Best Budget 550$ Ryzen Gaming PC Build
Not everyone can spend 1050$ plus on a gaming PC build capable of running games on ultra graphics settings at 4K and 150 FPS at the same time. And to be honest, for most people these builds are super overkill and not really necessary.
Most gamers are still playing on 1080p monitors with 75 Hz to 120 Hz refresh rates. So what is the use of 150 FPS refresh rates?
Most gamer rather ask themselves whether to buy a gaming console, like the PS4, Xbox One, or Nintendo Switch, instead of a gaming PC.
Building your own PC is not that hard to do and can save you a lot of money. Building a PC is like LEGO for adults.
In this article we present an absolute console killer build with a powerful AMD Ryzen CPU and a powerful graphics card. And all of that for less than 550$.
From case to CPU & graphics card & power supply, we cover everything. How to build your PC you can see here:
Best Budget 550$ Ryzen Gaming PC Build – The Parts List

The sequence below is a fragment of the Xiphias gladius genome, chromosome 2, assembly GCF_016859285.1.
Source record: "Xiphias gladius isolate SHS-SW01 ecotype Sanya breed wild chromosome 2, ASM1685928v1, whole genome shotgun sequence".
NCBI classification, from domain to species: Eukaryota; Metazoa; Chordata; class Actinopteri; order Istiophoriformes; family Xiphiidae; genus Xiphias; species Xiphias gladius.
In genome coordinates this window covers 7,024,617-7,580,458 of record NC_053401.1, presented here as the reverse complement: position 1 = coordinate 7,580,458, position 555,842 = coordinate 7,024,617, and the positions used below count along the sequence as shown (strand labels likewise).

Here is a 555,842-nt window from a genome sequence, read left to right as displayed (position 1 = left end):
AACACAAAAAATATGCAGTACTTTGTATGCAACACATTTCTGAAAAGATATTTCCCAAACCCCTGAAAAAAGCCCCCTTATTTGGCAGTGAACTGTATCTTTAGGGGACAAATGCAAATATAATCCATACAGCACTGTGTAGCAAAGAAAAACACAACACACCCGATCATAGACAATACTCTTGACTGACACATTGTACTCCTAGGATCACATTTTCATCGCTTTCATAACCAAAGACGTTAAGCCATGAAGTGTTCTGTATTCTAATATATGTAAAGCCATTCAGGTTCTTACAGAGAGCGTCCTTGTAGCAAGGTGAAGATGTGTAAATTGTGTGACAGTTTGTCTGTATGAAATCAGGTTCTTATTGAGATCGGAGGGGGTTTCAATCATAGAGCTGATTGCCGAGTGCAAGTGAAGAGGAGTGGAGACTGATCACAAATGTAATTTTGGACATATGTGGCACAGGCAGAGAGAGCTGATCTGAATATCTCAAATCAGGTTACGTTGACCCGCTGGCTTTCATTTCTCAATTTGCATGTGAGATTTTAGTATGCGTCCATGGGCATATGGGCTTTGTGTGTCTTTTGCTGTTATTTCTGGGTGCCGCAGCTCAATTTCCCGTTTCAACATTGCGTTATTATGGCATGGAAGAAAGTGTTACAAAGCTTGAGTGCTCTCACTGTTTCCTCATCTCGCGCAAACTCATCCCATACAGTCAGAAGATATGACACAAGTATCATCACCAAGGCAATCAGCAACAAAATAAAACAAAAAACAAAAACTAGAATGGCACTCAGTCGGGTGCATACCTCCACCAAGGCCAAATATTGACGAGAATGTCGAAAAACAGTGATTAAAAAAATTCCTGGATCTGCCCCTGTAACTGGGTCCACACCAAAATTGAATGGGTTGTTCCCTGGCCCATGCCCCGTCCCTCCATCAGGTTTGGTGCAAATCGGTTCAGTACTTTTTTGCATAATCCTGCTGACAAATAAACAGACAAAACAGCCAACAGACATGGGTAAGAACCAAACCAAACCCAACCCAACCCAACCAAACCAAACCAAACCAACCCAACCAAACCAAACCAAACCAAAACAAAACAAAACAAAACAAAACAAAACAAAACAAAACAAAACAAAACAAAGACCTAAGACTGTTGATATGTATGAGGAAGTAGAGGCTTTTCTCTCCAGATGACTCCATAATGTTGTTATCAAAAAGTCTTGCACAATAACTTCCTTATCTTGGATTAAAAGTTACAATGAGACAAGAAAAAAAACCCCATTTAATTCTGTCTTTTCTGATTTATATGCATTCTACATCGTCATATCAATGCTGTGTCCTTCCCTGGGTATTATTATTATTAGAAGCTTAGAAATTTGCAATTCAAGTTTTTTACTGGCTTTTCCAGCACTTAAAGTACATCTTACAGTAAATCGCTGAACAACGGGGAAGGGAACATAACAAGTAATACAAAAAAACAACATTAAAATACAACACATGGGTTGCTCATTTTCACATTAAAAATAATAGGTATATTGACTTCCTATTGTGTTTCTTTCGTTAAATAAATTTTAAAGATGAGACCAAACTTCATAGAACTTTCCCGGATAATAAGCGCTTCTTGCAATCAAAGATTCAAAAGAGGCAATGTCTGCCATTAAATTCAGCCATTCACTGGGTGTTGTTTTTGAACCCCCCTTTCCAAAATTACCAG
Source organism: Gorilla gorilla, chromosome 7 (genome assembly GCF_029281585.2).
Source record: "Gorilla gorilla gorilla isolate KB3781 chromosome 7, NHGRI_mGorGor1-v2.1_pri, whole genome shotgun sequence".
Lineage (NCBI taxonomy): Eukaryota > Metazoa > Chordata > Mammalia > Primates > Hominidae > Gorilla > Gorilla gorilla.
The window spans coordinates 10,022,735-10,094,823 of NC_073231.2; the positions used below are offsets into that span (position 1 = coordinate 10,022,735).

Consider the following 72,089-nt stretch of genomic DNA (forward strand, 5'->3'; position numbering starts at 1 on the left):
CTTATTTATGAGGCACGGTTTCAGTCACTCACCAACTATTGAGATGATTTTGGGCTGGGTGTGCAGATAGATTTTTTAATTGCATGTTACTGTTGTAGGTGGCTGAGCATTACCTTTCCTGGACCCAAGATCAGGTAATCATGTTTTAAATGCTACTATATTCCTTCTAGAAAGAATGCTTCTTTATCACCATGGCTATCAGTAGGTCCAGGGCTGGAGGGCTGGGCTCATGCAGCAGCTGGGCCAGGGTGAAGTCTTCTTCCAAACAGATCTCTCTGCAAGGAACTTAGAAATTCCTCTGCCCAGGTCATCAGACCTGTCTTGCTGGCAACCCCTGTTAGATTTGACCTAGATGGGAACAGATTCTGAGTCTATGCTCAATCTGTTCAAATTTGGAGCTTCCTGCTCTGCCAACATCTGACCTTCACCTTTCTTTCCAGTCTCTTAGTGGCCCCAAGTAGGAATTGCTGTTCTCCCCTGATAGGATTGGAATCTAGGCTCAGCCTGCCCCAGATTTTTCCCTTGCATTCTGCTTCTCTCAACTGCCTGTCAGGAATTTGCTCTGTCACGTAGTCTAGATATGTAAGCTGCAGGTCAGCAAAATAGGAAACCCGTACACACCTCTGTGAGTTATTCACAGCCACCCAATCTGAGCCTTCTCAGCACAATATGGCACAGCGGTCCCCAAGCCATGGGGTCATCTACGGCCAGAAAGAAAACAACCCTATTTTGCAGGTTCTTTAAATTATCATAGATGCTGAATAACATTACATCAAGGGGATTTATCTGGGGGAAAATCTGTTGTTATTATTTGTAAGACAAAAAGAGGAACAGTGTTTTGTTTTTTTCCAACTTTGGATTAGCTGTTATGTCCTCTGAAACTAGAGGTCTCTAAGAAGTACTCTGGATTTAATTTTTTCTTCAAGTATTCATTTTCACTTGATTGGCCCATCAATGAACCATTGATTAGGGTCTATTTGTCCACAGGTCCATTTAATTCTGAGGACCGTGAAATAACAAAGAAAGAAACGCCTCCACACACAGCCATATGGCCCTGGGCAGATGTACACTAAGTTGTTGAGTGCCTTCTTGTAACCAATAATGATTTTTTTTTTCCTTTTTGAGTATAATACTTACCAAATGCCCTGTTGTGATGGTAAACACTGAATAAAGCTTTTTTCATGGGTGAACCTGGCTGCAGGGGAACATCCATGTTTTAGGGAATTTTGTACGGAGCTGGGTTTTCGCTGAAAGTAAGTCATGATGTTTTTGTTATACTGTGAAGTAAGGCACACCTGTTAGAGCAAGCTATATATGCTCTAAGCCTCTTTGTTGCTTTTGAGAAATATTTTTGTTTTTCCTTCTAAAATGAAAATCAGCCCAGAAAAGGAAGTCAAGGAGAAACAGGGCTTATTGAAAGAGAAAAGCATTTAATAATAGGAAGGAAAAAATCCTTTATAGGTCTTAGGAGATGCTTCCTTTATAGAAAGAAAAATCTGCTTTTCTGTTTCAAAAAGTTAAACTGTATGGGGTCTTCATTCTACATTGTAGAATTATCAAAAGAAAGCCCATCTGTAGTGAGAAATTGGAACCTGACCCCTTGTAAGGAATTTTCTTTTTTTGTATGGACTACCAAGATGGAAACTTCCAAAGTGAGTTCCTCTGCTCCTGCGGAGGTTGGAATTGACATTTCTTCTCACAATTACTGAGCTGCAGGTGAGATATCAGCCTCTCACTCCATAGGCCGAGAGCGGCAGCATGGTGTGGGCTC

|CPU||AMD Ryzen 5 1600||$140|
|CPU Cooler||AMD Wraith Stealth||$0|
|Motherboard||ASRock B450m Steel Legend||$85|
|RAM||HyperX Fury 16GB 2666MHz DDR4||$60|
|GPU||XFX RX 570 4GB GDDR5||$135|
|SSD||WD Blue 3D NAND 500GB||$60|
|PSU||Thermaltake Smart 500W 80+||$40|
|Case & Case Fans||DEEPCOOL MATREXX 30||$30|
CPU: AMD Ryzen 5 1600
The Ryzen 5 1600 is an excellent CPU for this build and is the heart of our PC.
It may be the smallest six-core in the repertoire, but the AMD Ryzen 5 1600 still makes it to third place on our list of the best mainstream CPUs.
The astonishing thing is that it still only costs around 140$. That makes it over 100 Dollar cheaper than the Intel Core i7-7700K, which also scores slightly worse in the performance rating.
AMD’s desktop processor offers a moderate 3.2 GHz as the basic clock rate and can boost a core to 3.6 GHz. Thanks to multithreading, the logical core number doubles from six to twelve.